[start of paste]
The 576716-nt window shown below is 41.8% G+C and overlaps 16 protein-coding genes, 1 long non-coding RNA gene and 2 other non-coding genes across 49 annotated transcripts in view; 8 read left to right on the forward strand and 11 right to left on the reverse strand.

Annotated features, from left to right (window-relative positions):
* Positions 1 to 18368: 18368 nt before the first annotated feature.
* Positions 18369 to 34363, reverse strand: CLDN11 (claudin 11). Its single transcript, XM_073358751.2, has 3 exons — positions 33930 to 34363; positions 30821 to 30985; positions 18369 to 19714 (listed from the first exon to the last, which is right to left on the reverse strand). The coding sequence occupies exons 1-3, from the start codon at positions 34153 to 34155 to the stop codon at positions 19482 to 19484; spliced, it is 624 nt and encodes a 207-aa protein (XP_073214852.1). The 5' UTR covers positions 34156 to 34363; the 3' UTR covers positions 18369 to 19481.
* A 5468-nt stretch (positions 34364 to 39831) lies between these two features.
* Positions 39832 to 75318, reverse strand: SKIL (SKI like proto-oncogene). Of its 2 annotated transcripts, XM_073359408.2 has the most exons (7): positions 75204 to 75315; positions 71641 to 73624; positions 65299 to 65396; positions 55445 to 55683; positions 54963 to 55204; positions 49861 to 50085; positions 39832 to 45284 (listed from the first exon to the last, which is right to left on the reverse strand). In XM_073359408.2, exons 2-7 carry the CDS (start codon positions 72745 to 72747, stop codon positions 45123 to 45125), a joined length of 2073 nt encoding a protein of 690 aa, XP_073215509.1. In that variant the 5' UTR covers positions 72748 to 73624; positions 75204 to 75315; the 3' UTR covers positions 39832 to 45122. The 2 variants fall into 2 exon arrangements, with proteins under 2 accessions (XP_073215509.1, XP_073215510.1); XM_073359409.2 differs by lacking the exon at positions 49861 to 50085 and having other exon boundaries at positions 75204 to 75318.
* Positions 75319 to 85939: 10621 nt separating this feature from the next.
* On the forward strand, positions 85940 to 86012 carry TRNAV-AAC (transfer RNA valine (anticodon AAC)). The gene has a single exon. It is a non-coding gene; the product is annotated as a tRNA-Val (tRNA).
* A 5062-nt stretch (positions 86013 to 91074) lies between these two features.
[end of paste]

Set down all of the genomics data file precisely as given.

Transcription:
The 576716-nt window shown below is 41.8% G+C and overlaps 16 protein-coding genes, 1 long non-coding RNA gene and 2 other non-coding genes across 49 annotated transcripts in view; 8 read left to right on the forward strand and 11 right to left on the reverse strand.

Annotated features, from left to right (window-relative positions):
* Positions 1 to 18368: 18368 nt before the first annotated feature.
* Positions 18369 to 34363, reverse strand: CLDN11 (claudin 11). Its single transcript, XM_073358751.2, has 3 exons — positions 33930 to 34363; positions 30821 to 30985; positions 18369 to 19714 (listed from the first exon to the last, which is right to left on the reverse strand). The coding sequence occupies exons 1-3, from the start codon at positions 34153 to 34155 to the stop codon at positions 19482 to 19484; spliced, it is 624 nt and encodes a 207-aa protein (XP_073214852.1). The 5' UTR covers positions 34156 to 34363; the 3' UTR covers positions 18369 to 19481.
* A 5468-nt stretch (positions 34364 to 39831) lies between these two features.
* Positions 39832 to 75318, reverse strand: SKIL (SKI like proto-oncogene). Of its 2 annotated transcripts, XM_073359408.2 has the most exons (7): positions 75204 to 75315; positions 71641 to 73624; positions 65299 to 65396; positions 55445 to 55683; positions 54963 to 55204; positions 49861 to 50085; positions 39832 to 45284 (listed from the first exon to the last, which is right to left on the reverse strand). In XM_073359408.2, exons 2-7 carry the CDS (start codon positions 72745 to 72747, stop codon positions 45123 to 45125), a joined length of 2073 nt encoding a protein of 690 aa, XP_073215509.1. In that variant the 5' UTR covers positions 72748 to 73624; positions 75204 to 75315; the 3' UTR covers positions 39832 to 45122. The 2 variants fall into 2 exon arrangements, with proteins under 2 accessions (XP_073215509.1, XP_073215510.1); XM_073359409.2 differs by lacking the exon at positions 49861 to 50085 and having other exon boundaries at positions 75204 to 75318.
* Positions 75319 to 85939: 10621 nt separating this feature from the next.
* On the forward strand, positions 85940 to 86012 carry TRNAV-AAC (transfer RNA valine (anticodon AAC)). The gene has a single exon. It is a non-coding gene; the product is annotated as a tRNA-Val (tRNA).
* A 5062-nt stretch (positions 86013 to 91074) lies between these two features.